The woman sitting next to me in the conference room at my sober retreat a few weeks ago was telling a fantastical tale, and I was working hard to keep my incredulous inner cynic from bursting out.
She said she and her husband had traveled from Philly to a quaint little town in the Carolinas, and she loved it so much that she asked God for signs that they were meant to move south. Shortly thereafter, they wandered into a local church, where the door just happened to be unlocked and the priest just happened to be available to chat. He told the couple he knew of a nearby house that had just gone up for sale. They left the church to tour the house, made an offer on the spot…yada yada, it’s two months later, and they’re all set to relocate to their new home.
Pfft! Woo-woo overload, right?
I mean, it’s not so much that I didn’t believe the nice lady. It’s that stories like hers seem, well, unbelievable — or, at least, pretty farfetched.
The 12-step fellowship encourages us to pray, to connect with a higher power, and I understand the crucial role spirituality plays in recovery. But I’m terrible, in general, at applying this part of the program, and the idea of basically going, “Hey God, can you gimme a hand here?” in a spur-of-the-moment, non-crisis situation is a foreign concept for me. Even in a crisis, I feel like God has other things to do than to rush in and help me.
Magic does happen, sure, but it happens to other people. Miracles are reserved for the folks on “Intervention,” or better yet, “I Survived,” where the inspiring stories of extraordinary courage mixed with divine intervention never fail to make me bawl.
Speaking of crying, let’s flash forward to earlier this week, when depression invaded my happy place, and I was hit hard on the head with the incredible, undeniable power of prayer.
It was Tuesday morning, and I found myself both without a paying job and a counseling internship on the eve of the new semester. The former wasn’t my fault, and the latter was my choice, but I was still in a tight and scary spot, needing to earn a paycheck and find a new placement quickly so I didn’t fail out of grad school.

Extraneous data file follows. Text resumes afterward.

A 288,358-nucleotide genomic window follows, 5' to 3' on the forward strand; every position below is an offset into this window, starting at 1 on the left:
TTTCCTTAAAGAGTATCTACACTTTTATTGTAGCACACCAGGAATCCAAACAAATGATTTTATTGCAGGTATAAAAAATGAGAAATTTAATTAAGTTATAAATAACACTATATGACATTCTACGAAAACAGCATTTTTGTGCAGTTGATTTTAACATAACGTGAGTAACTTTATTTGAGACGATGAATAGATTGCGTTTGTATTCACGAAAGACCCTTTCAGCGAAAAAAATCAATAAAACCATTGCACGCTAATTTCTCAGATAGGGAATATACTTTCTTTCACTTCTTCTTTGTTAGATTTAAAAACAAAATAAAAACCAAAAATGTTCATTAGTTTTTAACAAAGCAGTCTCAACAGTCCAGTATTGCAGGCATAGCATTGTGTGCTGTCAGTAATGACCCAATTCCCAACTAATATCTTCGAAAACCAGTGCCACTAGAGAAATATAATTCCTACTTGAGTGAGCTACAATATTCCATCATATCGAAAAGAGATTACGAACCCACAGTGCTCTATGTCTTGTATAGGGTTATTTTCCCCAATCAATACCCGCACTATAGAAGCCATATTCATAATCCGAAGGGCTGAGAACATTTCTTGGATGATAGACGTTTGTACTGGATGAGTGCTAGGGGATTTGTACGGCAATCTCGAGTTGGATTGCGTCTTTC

I’d taken appropriate action, sending out applications and even landing an interview, but I still couldn’t shake the low feelings — anxiousness, worthlessness, extreme irritability, egged on by raging hormones — or keep from expecting the worst. Why would anyone want me? Why was I even doing this? What. Is. The. Point?
There was only one healthy coping tool within my reach. I went for a walk in the park.
I can usually recognize depressive episodes by a sudden loss of interest in any kind of activity, and on this drab, gloomy day, it took all my strength just to put on shoes and leave the house. Tears ran down my face as my feet plodded along the familiar path, and yet my body felt completely numb.
A dark thought floated through my head like a shadow as I neared the park’s main causeway: What if I jumped in the creek and just floated away, never to be heard from again?
That’s another red flag for depression: the mind starts to traffic in irrational despair. It’s not that I want to die in those moments, but I’m (temporarily) unable to see good reasons to live, and fantasizing about escape from pain is how my system tries to soothes itself. Especially now that I’m sober.
Without alcohol to fuel them, the thoughts eventually pass. The episodes pass. It takes time and patience, and therapy, but they always pass. And that’s important to remember, friends, when your mind is telling you “quit”: It. Does. Get. Better. 🙏🏻
I kept on walking, away from the water, head still swirling with negative thoughts. Suddenly, an intrusion. A strange idea — out of character, but definitely not nowhere. It worked for my retreat friend. What the hell? Worth a try….